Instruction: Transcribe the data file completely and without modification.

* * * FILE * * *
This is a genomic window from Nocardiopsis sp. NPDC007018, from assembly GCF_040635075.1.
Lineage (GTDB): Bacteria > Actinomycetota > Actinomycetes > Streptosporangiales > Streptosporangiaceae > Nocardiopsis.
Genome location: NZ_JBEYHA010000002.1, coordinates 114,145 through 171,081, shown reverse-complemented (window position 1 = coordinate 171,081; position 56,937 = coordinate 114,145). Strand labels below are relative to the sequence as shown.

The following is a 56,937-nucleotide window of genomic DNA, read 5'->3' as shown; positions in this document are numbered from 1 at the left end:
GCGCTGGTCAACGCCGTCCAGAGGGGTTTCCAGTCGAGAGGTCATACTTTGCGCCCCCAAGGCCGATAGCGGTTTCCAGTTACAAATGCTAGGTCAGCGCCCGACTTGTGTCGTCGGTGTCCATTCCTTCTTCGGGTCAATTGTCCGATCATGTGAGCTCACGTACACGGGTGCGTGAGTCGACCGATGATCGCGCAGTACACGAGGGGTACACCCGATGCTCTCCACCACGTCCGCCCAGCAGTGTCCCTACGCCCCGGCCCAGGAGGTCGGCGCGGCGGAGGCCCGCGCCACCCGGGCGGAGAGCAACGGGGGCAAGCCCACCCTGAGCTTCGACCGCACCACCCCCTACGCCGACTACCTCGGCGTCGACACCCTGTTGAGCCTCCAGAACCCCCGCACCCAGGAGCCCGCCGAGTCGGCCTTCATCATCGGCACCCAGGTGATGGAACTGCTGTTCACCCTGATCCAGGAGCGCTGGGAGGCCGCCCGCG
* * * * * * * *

This is a genomic window from Nocardiopsis sp. NPDC007018, from assembly GCF_040635075.1.
Lineage (GTDB): Bacteria > Actinomycetota > Actinomycetes > Streptosporangiales > Streptosporangiaceae > Nocardiopsis.
Genome location: NZ_JBEYHA010000002.1, coordinates 114,145 through 171,081, shown reverse-complemented (window position 1 = coordinate 171,081; position 56,937 = coordinate 114,145). Strand labels below are relative to the sequence as shown.

The following is a 56,937-nucleotide window of genomic DNA, read 5'->3' as shown; positions in this document are numbered from 1 at the left end:
GCGCTGGTCAACGCCGTCCAGAGGGGTTTCCAGTCGAGAGGTCATACTTTGCGCCCCCAAGGCCGATAGCGGTTTCCAGTTACAAATGCTAGGTCAGCGCCCGACTTGTGTCGTCGGTGTCCATTCCTTCTTCGGGTCAATTGTCCGATCATGTGAGCTCACGTACACGGGTGCGTGAGTCGACCGATGATCGCGCAGTACACGAGGGGTACACCCGATGCTCTCCACCACGTCCGCCCAGCAGTGTCCCTACGCCCCGGCCCAGGAGGTCGGCGCGGCGGAGGCCCGCGCCACCCGGGCGGAGAGCAACGGGGGCAAGCCCACCCTGAGCTTCGACCGCACCACCCCCTACGCCGACTACCTCGGCGTCGACACCCTGTTGAGCCTCCAGAACCCCCGCACCCAGGAGCCCGCCGAGTCGGCCTTCATCATCGGCACCCAGGTGATGGAACTGCTGTTCACCCTGATCCAGGAGCGCTGGGAGGCCGCCCGCG